Disagree; I digitized an image that I had already scanned using my Nikon film scanner (Supercool Scan 4000) using a D810 with the above-mentioned ES-1/55mm Micro AI lens/PK-13 Extension Tube setup, and the D810 digitized file was every bit the equal of the Scanner result. In some ways better, IMO.

Link | Posted on Sep 7, 2017 at 17:38 UTC
In reply to:

olstrup: In fact, this kind of film scanning with any FF camera has been possible for decades with the ES-1 film/slide holder and say a 55mm micro AI lens on a PK-13 extension tube. It has worked well for me. The only new thing here is the in-camera negative to positive conversion which has to be done in PP with the older setup. With the older setup, the scans can also be done as raw files. I believe one can still buy the ES-1 NOS from Hong Kong eBay sellers.

You can still buy it brand new from B&H - I have the exact setup you described.

Link | Posted on Sep 7, 2017 at 17:25 UTC
In reply to:

olyflyer: Nothing new. It's been possible to use any camera to copy slides and negatives but you had to flip the colour of the negatives (very simple thing) and clean the images from scratches and this is the biggest problem. This is why a film scanner is much better. Also for colour corrections. So I will continue using my scanners even in the future, even though I have the recommended Nikon 60mm macro lens and a D800, which is good enough also.

A film scanner isn't better if you're digitizing Kodachrome, because you can't use the "Digital ICE" crap with Kodachrome - it throws off the focus and ruins your scans.

Link | Posted on Sep 7, 2017 at 17:22 UTC
In reply to: An easy way to digitize old slides - I'm in.

AND old negatives - was trying to conjure up a way to do that with the old slide holder attachment setup I already have, now there's a "global" solution for digitizing 35mm film. Who-hoo!

Link | Posted on Sep 7, 2017 at 17:20 UTC
On article Should you upgrade to a Nikon D850? (659 comments in total)
In reply to:

Yake: "wider Raw dynamic range" than the 5DIV? True? According to testing so far, the cameras are very close. There is one ISO setting at which the D850 has an advantage, another at which the 5DIV has an advantage. DR at most ISO settings is too close the matter.

@Yossarian1, now you're comparing apples and oranges. If I were a Canon shooter getting a 5D Mk IV, I would be getting the grip too, as I do for any camera that doesn't have one built in. So that's another $309 plus an extra battery (plus two additional extras for back-up). That makes the price closer to the D850/grip/D5 battery package, and for no performance gain absent longer battery life. As a current D810 user, I already have the D5 batteries and charger, since that's exactly how I configured my D810 (gripped always, and using the D5 battery). So all I'll have to spend is the grip price for the full functionality of faster shooting WITH 1.5x the pixels.

Link | Posted on Sep 2, 2017 at 20:10 UTC
On article Should you upgrade to a Nikon D850? (659 comments in total)
In reply to:

Miike Dougherty: A benefit of the a7R II over any DSLR is that what you see in the EVF is exactly what you get. No surprises when you get home. Additionally, previewing your images in the viewfinder is also extremely helpful. That's why a lot of people were hoping for a hybrid viewfinder.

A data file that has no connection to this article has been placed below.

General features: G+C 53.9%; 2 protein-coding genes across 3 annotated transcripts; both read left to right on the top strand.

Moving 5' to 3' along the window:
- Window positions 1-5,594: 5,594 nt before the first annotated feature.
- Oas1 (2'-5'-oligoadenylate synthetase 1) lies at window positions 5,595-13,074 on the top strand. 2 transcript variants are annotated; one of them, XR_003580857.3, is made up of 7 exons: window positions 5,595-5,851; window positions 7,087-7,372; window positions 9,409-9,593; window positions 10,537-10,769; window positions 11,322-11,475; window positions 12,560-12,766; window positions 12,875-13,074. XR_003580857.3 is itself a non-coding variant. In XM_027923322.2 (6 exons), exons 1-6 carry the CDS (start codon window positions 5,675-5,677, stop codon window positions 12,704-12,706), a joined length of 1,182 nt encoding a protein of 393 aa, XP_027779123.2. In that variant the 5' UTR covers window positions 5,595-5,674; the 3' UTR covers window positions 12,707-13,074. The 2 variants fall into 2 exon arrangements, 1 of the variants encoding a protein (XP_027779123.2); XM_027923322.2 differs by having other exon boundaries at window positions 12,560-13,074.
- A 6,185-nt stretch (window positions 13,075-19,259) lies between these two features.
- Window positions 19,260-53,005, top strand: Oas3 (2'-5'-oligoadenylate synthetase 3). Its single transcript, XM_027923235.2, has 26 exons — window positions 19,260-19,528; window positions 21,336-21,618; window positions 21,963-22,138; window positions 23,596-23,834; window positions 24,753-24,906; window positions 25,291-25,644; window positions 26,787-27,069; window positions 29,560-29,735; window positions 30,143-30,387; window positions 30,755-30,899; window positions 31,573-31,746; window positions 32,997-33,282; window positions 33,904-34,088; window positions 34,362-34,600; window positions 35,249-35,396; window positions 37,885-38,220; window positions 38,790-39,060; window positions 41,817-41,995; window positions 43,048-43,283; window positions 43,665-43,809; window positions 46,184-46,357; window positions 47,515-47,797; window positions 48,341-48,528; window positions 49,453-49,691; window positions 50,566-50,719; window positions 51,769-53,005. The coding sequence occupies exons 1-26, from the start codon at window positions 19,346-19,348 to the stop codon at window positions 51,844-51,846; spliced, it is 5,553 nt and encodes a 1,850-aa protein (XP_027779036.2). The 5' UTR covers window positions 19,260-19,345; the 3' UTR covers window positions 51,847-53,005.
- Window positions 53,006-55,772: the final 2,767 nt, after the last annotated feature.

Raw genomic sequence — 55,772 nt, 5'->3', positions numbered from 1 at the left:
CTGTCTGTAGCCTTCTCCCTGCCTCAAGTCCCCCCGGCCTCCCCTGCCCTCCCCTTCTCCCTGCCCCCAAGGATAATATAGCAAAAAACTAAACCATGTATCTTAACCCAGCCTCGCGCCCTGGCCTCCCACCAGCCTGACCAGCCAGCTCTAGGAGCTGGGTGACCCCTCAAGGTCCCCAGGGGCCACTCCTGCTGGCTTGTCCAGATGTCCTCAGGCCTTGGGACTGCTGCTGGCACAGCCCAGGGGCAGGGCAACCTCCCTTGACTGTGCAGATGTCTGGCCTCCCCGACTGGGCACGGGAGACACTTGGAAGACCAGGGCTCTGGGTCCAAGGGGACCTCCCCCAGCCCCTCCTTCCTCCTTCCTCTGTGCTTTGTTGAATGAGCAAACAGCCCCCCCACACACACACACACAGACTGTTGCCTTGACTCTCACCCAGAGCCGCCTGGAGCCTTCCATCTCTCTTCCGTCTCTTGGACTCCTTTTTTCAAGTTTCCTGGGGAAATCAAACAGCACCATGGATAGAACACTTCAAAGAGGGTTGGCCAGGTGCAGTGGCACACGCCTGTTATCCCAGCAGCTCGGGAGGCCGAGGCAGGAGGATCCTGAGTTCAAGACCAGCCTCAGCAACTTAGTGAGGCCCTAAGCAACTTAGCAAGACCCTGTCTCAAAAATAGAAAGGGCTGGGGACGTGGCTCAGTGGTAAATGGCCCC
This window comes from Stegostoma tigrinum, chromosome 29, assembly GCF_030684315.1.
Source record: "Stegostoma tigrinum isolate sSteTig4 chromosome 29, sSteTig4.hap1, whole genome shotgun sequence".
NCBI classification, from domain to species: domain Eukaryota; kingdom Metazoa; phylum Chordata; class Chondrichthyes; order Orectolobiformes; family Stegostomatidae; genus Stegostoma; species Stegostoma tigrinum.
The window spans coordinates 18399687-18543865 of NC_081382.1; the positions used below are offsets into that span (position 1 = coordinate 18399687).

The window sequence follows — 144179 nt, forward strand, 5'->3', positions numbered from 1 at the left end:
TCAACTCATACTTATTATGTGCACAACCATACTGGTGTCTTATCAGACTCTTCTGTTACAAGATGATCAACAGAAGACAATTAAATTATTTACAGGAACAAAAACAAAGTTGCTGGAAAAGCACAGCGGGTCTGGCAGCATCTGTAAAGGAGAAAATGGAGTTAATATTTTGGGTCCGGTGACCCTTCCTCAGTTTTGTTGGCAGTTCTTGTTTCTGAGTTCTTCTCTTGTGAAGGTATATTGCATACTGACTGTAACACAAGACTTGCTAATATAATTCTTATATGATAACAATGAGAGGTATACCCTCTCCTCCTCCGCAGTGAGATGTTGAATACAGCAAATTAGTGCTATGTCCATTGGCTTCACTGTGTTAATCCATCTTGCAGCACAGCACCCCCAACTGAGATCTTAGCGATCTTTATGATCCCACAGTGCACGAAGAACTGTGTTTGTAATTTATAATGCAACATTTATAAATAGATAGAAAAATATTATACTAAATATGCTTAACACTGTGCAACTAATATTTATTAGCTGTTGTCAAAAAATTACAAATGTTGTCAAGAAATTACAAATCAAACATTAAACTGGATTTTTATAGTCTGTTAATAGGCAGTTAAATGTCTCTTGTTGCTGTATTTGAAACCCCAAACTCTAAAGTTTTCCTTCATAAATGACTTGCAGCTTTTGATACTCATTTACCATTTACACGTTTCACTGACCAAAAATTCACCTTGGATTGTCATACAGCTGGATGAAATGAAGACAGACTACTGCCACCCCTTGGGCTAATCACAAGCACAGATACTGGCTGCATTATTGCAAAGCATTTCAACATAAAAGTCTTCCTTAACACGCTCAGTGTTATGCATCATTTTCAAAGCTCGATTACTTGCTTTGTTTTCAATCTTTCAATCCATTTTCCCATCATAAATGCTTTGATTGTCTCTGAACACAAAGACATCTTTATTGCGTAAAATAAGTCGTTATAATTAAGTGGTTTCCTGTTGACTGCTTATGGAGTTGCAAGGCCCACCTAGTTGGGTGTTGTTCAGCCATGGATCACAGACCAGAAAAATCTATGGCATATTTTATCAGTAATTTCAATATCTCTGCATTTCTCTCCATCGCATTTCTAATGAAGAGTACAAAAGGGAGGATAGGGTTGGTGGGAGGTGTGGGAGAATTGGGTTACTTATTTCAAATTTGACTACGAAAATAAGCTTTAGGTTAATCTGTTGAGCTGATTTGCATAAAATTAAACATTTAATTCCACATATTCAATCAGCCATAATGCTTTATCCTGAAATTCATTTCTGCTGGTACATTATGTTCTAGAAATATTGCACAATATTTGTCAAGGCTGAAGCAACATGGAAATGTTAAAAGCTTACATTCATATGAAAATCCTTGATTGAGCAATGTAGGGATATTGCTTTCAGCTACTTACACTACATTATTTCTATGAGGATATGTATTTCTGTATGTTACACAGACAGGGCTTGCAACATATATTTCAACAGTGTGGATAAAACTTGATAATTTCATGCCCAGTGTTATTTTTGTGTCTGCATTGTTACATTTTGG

Sorry, but a low resolution, low dynamic range approximation of what a Jpeg would look like at current settings is not "closer to what I'll finally get." What I see in an optical viewfinder is closer to what I'll get after I process the images I take more frequently than what appears in any EVF will.

EVF is not a "better solution," since it brings a lot of baggage with it (battery consumption, sensor heating, lag behind real time, etc.). This sweeping assertion of yours seems to fly in the face of your second paragraph. :-I

Link | Posted on Sep 2, 2017 at 19:56 UTC
On article Should you upgrade to a Nikon D850? (659 comments in total)
In reply to:

Franglais91: The autofocus on the D850 is mentioned as being "better than the Canon 5D Mk4" but not a word on the Sony A7 R2 autofocus. Does this mean that the autofocus on the A7 R2 is as good as the D850 (now)? When the A7 R2 came out I met several owners who were dismayed by how slow it was.
For D800 owners (like me) - yes I think we've understood that it's time to upgrade

Maybe they're living by that "golden rule" you were told as a child regarding the A7RII - "If you don't have anything nice to say, don't say anything." ;-D

Link | Posted on Sep 2, 2017 at 16:52 UTC
In reply to:

Gesture: When I see these cameras, I always feel like I am looking at brilliant dinosaurs. No doubt the technology and capabilities are great but few (Ricoh, Fuji) are willing to push the envelope of design, whether viewing system or modular design.

The D850 is a serious TOOL. "Pushing the envelope of *design*" is not the objective - providing the best photographic instrument is. You sound like the idiots at Apple who touted the epic failure Mac Pro "trash can" model for its "design brilliance," which did nothing but undermine its usefulness as, you know, a COMPUTER.

Link | Posted on Sep 2, 2017 at 16:30 UTC
Total: 193, showing: 1 – 20